The celebrity guest, Celina Jaitly had a similar thought to add to this. Any modern working woman knows a big challenge we face today. It’s not the glass ceiling or bigger issues – it’s clean, sanitary toilets. Yeast infections abound on toilet seat rims and are the most common way women get infected. Any woman who has to use a public toilet in an office, a set or a mall is vulnerable to these. If we can have calcium supplements, vitamin tablets & nutrition-enhanced foods, shouldn’t we have our choice of vagina-specific health products too?
To come back to the virginity bit of the campaign – aren’t we keeping vaginas trapped by repressive notions of that word? Sexual pleasure is only one of the functions of the vagina. It is also part of a complex biological system that undergoes several changes over the course of a woman’s life. These changes impact the woman in more ways and in more places than just in her panties. Depression, hot flushes, giddiness, nausea, fluctuating libido, digestive disorders, urinary infections – the vagina could be the source of any of these. As empowered women, we need to be able to first acknowledge these issues, secondly be able to articulate our needs and finally receive support for them. Our vaginas definitely deserve it.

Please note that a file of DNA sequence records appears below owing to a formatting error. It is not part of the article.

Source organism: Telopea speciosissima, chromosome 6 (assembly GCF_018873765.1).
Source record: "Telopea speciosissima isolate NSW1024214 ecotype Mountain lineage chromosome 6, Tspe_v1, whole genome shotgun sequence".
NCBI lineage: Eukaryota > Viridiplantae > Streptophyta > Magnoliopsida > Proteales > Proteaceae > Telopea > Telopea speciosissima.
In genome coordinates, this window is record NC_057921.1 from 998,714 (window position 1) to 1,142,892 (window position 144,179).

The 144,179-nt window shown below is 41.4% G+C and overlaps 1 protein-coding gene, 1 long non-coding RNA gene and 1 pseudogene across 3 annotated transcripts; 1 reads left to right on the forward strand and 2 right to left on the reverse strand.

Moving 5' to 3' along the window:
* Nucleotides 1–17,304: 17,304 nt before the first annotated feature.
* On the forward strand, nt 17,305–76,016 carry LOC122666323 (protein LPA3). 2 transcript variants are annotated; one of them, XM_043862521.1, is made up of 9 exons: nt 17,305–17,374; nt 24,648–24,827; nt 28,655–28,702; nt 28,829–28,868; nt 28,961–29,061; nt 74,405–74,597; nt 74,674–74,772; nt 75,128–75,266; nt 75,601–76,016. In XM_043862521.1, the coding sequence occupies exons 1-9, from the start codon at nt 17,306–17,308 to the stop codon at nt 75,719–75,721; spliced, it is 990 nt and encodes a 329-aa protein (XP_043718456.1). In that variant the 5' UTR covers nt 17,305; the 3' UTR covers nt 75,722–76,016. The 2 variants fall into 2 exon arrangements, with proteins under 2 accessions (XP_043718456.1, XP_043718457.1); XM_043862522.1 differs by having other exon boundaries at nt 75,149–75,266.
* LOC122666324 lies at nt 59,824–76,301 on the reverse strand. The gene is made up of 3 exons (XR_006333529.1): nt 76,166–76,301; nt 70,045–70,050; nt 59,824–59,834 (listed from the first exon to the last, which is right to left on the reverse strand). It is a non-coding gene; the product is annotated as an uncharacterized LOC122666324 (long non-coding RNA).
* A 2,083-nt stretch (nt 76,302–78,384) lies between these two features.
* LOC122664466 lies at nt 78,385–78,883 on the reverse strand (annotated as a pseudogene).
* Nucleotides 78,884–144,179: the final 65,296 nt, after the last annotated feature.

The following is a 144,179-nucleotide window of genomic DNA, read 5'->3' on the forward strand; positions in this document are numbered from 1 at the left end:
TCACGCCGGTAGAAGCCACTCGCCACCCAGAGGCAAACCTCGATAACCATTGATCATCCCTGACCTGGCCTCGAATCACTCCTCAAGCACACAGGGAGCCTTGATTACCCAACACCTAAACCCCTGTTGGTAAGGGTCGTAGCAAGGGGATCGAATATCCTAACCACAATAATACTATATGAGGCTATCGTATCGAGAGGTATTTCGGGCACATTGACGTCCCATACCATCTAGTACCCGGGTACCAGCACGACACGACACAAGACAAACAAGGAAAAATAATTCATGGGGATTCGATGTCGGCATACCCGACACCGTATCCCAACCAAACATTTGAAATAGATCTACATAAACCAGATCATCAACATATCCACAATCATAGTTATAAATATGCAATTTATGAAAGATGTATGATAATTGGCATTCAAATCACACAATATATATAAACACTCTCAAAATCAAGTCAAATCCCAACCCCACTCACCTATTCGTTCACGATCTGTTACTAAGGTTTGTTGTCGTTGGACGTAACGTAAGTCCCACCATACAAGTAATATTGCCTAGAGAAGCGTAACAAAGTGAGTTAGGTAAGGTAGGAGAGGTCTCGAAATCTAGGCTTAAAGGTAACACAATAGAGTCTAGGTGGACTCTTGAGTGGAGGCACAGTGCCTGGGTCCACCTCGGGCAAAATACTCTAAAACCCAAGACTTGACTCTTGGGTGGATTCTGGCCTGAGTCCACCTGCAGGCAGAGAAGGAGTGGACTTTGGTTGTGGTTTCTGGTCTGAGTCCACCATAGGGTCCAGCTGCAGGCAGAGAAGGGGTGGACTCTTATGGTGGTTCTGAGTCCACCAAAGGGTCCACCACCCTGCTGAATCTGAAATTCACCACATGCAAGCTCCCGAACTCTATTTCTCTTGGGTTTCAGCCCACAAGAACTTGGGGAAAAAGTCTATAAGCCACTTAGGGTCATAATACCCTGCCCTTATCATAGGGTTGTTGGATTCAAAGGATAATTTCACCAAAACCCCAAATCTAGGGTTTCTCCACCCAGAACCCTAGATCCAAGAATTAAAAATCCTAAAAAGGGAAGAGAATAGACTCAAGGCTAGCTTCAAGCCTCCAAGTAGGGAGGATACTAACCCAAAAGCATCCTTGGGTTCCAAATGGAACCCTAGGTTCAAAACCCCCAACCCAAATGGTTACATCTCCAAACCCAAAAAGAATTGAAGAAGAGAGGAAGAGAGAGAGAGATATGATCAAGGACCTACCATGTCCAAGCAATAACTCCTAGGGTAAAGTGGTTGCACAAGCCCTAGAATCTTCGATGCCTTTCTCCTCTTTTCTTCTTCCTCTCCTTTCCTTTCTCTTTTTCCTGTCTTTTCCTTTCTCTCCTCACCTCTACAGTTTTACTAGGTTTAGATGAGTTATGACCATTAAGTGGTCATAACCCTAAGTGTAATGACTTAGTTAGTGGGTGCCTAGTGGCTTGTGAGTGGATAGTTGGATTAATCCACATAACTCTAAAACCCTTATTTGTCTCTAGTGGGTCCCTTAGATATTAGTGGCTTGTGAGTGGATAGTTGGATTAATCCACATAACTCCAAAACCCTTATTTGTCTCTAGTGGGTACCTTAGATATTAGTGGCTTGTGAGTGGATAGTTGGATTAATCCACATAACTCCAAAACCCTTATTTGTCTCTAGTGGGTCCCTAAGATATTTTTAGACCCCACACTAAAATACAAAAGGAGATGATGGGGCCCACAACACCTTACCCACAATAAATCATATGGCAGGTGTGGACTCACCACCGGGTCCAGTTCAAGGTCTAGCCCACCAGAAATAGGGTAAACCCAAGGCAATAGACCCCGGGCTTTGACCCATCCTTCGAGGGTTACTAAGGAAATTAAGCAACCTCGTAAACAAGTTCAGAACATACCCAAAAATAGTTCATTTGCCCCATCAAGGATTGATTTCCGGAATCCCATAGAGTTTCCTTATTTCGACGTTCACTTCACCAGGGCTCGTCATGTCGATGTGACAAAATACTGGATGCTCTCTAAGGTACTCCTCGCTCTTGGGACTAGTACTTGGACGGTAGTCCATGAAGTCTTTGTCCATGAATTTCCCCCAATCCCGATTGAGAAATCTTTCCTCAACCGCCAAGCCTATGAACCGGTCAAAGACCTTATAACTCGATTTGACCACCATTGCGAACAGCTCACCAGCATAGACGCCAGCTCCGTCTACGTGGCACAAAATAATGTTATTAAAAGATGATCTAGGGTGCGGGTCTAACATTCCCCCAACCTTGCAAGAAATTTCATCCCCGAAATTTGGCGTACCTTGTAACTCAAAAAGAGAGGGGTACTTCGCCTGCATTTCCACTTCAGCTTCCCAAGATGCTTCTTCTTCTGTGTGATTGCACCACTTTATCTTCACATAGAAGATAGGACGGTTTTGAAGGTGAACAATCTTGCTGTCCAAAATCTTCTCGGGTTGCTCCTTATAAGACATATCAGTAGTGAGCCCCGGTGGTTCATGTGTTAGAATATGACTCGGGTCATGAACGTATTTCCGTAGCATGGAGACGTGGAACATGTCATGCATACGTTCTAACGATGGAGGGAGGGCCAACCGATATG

I’m neither recommending nor disparaging the product 18Again. But I’m saying I’m happy that I’m being given an option to at least think about it. I deserve good health and everything that goes towards making it so, including a choice of products. If I were to consider using this product, I’d check with my gynecologist. Now how many women have one? If you don’t, please get one immediately – it’s the most fundamental step in empowering yourself: good health.